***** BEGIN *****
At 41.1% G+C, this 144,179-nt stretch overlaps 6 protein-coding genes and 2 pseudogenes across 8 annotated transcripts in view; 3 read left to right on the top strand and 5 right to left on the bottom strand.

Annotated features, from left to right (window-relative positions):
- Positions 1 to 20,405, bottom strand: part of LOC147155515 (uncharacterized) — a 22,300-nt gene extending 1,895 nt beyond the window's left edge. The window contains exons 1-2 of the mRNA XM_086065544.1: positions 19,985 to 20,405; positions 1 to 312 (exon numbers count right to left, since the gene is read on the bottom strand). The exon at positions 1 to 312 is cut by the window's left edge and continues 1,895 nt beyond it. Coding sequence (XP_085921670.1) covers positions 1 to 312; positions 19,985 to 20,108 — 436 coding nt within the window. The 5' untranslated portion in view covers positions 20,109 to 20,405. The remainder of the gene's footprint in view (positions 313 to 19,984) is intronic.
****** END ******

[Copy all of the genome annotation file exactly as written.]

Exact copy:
At 41.1% G+C, this 144,179-nt stretch overlaps 6 protein-coding genes and 2 pseudogenes across 8 annotated transcripts in view; 3 read left to right on the top strand and 5 right to left on the bottom strand.

Annotated features, from left to right (window-relative positions):
- Positions 1 to 20,405, bottom strand: part of LOC147155515 (uncharacterized) — a 22,300-nt gene extending 1,895 nt beyond the window's left edge. The window contains exons 1-2 of the mRNA XM_086065544.1: positions 19,985 to 20,405; positions 1 to 312 (exon numbers count right to left, since the gene is read on the bottom strand). The exon at positions 1 to 312 is cut by the window's left edge and continues 1,895 nt beyond it. Coding sequence (XP_085921670.1) covers positions 1 to 312; positions 19,985 to 20,108 — 436 coding nt within the window. The 5' untranslated portion in view covers positions 20,109 to 20,405. The remainder of the gene's footprint in view (positions 313 to 19,984) is intronic.